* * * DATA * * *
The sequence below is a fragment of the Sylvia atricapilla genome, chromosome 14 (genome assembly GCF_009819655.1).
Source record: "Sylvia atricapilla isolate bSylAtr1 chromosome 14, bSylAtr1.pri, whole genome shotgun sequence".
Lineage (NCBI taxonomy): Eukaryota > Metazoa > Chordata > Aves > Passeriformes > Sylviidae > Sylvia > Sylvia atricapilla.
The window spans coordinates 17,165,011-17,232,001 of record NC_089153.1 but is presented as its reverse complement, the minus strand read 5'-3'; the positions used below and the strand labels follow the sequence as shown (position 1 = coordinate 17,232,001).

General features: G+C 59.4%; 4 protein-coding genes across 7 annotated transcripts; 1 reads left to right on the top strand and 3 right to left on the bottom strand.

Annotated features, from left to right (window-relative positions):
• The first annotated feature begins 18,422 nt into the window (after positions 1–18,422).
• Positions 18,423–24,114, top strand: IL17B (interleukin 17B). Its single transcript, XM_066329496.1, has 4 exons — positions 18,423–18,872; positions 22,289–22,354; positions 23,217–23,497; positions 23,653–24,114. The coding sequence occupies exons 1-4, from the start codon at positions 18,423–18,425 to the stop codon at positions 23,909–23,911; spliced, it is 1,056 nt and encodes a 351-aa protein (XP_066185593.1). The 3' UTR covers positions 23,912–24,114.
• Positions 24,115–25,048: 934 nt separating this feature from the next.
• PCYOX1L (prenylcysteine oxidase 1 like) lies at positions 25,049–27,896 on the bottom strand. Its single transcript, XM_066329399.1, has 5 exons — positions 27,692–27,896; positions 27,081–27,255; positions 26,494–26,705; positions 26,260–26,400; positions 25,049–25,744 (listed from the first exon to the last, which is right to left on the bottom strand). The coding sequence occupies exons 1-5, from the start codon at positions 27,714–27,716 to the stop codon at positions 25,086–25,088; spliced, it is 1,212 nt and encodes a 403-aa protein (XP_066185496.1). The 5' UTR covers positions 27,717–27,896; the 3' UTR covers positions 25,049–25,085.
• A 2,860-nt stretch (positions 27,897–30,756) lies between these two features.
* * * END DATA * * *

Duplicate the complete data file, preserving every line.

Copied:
The sequence below is a fragment of the Sylvia atricapilla genome, chromosome 14 (genome assembly GCF_009819655.1).
Source record: "Sylvia atricapilla isolate bSylAtr1 chromosome 14, bSylAtr1.pri, whole genome shotgun sequence".
Lineage (NCBI taxonomy): Eukaryota > Metazoa > Chordata > Aves > Passeriformes > Sylviidae > Sylvia > Sylvia atricapilla.
The window spans coordinates 17,165,011-17,232,001 of record NC_089153.1 but is presented as its reverse complement, the minus strand read 5'-3'; the positions used below and the strand labels follow the sequence as shown (position 1 = coordinate 17,232,001).

General features: G+C 59.4%; 4 protein-coding genes across 7 annotated transcripts; 1 reads left to right on the top strand and 3 right to left on the bottom strand.

Annotated features, from left to right (window-relative positions):
• The first annotated feature begins 18,422 nt into the window (after positions 1–18,422).
• Positions 18,423–24,114, top strand: IL17B (interleukin 17B). Its single transcript, XM_066329496.1, has 4 exons — positions 18,423–18,872; positions 22,289–22,354; positions 23,217–23,497; positions 23,653–24,114. The coding sequence occupies exons 1-4, from the start codon at positions 18,423–18,425 to the stop codon at positions 23,909–23,911; spliced, it is 1,056 nt and encodes a 351-aa protein (XP_066185593.1). The 3' UTR covers positions 23,912–24,114.
• Positions 24,115–25,048: 934 nt separating this feature from the next.
• PCYOX1L (prenylcysteine oxidase 1 like) lies at positions 25,049–27,896 on the bottom strand. Its single transcript, XM_066329399.1, has 5 exons — positions 27,692–27,896; positions 27,081–27,255; positions 26,494–26,705; positions 26,260–26,400; positions 25,049–25,744 (listed from the first exon to the last, which is right to left on the bottom strand). The coding sequence occupies exons 1-5, from the start codon at positions 27,714–27,716 to the stop codon at positions 25,086–25,088; spliced, it is 1,212 nt and encodes a 403-aa protein (XP_066185496.1). The 5' UTR covers positions 27,717–27,896; the 3' UTR covers positions 25,049–25,085.
• A 2,860-nt stretch (positions 27,897–30,756) lies between these two features.